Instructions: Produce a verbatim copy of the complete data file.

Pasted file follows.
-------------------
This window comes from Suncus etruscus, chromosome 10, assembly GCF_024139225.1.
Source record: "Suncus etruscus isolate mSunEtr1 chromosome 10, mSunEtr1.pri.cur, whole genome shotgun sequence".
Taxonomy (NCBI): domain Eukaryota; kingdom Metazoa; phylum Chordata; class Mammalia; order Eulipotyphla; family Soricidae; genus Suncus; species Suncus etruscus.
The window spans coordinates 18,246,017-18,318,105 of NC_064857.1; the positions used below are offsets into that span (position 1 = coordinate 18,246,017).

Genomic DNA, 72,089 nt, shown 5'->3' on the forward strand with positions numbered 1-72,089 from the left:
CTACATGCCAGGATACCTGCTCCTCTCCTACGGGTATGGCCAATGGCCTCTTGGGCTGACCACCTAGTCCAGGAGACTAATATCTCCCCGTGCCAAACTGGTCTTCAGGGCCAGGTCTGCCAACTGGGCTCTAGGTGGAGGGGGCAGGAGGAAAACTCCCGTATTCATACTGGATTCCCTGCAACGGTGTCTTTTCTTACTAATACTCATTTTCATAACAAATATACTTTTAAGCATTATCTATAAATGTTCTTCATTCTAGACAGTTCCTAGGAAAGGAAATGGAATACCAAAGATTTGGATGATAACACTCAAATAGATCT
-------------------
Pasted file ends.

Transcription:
This window comes from Suncus etruscus, chromosome 10, assembly GCF_024139225.1.
Source record: "Suncus etruscus isolate mSunEtr1 chromosome 10, mSunEtr1.pri.cur, whole genome shotgun sequence".
Taxonomy (NCBI): domain Eukaryota; kingdom Metazoa; phylum Chordata; class Mammalia; order Eulipotyphla; family Soricidae; genus Suncus; species Suncus etruscus.
The window spans coordinates 18,246,017-18,318,105 of NC_064857.1; the positions used below are offsets into that span (position 1 = coordinate 18,246,017).

Genomic DNA, 72,089 nt, shown 5'->3' on the forward strand with positions numbered 1-72,089 from the left:
CTACATGCCAGGATACCTGCTCCTCTCCTACGGGTATGGCCAATGGCCTCTTGGGCTGACCACCTAGTCCAGGAGACTAATATCTCCCCGTGCCAAACTGGTCTTCAGGGCCAGGTCTGCCAACTGGGCTCTAGGTGGAGGGGGCAGGAGGAAAACTCCCGTATTCATACTGGATTCCCTGCAACGGTGTCTTTTCTTACTAATACTCATTTTCATAACAAATATACTTTTAAGCATTATCTATAAATGTTCTTCATTCTAGACAGTTCCTAGGAAAGGAAATGGAATACCAAAGATTTGGATGATAACACTCAAATAGATCT